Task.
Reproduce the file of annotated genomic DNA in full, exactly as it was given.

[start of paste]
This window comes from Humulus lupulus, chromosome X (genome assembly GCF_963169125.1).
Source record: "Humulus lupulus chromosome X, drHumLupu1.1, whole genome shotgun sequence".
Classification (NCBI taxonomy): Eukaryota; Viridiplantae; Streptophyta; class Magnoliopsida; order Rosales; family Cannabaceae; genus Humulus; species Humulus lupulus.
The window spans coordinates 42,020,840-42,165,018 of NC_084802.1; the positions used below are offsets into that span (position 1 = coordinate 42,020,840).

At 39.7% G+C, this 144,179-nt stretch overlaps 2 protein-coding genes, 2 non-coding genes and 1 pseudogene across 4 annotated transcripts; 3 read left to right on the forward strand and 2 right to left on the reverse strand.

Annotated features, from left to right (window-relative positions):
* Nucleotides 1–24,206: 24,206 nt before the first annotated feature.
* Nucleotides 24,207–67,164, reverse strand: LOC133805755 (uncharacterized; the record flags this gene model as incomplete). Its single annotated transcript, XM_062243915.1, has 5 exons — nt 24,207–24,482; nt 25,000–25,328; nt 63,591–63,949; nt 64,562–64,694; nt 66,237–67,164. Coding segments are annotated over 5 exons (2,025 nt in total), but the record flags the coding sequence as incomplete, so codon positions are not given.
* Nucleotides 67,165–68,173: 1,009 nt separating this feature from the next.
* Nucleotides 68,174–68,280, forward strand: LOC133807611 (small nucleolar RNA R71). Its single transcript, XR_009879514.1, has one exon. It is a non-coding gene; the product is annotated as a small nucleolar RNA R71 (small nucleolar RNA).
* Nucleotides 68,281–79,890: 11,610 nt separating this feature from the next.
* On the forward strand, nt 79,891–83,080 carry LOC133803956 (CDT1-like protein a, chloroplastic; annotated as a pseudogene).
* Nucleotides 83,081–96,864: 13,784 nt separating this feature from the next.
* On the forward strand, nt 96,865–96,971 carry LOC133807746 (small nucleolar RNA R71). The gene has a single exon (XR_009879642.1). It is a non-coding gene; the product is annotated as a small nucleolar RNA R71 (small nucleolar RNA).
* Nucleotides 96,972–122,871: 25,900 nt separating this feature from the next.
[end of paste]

This window comes from Humulus lupulus, chromosome X (genome assembly GCF_963169125.1).
Source record: "Humulus lupulus chromosome X, drHumLupu1.1, whole genome shotgun sequence".
Classification (NCBI taxonomy): Eukaryota; Viridiplantae; Streptophyta; class Magnoliopsida; order Rosales; family Cannabaceae; genus Humulus; species Humulus lupulus.
The window spans coordinates 42,020,840-42,165,018 of NC_084802.1; the positions used below are offsets into that span (position 1 = coordinate 42,020,840).

At 39.7% G+C, this 144,179-nt stretch overlaps 2 protein-coding genes, 2 non-coding genes and 1 pseudogene across 4 annotated transcripts; 3 read left to right on the forward strand and 2 right to left on the reverse strand.

Annotated features, from left to right (window-relative positions):
* Nucleotides 1–24,206: 24,206 nt before the first annotated feature.
* Nucleotides 24,207–67,164, reverse strand: LOC133805755 (uncharacterized; the record flags this gene model as incomplete). Its single annotated transcript, XM_062243915.1, has 5 exons — nt 24,207–24,482; nt 25,000–25,328; nt 63,591–63,949; nt 64,562–64,694; nt 66,237–67,164. Coding segments are annotated over 5 exons (2,025 nt in total), but the record flags the coding sequence as incomplete, so codon positions are not given.
* Nucleotides 67,165–68,173: 1,009 nt separating this feature from the next.
* Nucleotides 68,174–68,280, forward strand: LOC133807611 (small nucleolar RNA R71). Its single transcript, XR_009879514.1, has one exon. It is a non-coding gene; the product is annotated as a small nucleolar RNA R71 (small nucleolar RNA).
* Nucleotides 68,281–79,890: 11,610 nt separating this feature from the next.
* On the forward strand, nt 79,891–83,080 carry LOC133803956 (CDT1-like protein a, chloroplastic; annotated as a pseudogene).
* Nucleotides 83,081–96,864: 13,784 nt separating this feature from the next.
* On the forward strand, nt 96,865–96,971 carry LOC133807746 (small nucleolar RNA R71). The gene has a single exon (XR_009879642.1). It is a non-coding gene; the product is annotated as a small nucleolar RNA R71 (small nucleolar RNA).
* Nucleotides 96,972–122,871: 25,900 nt separating this feature from the next.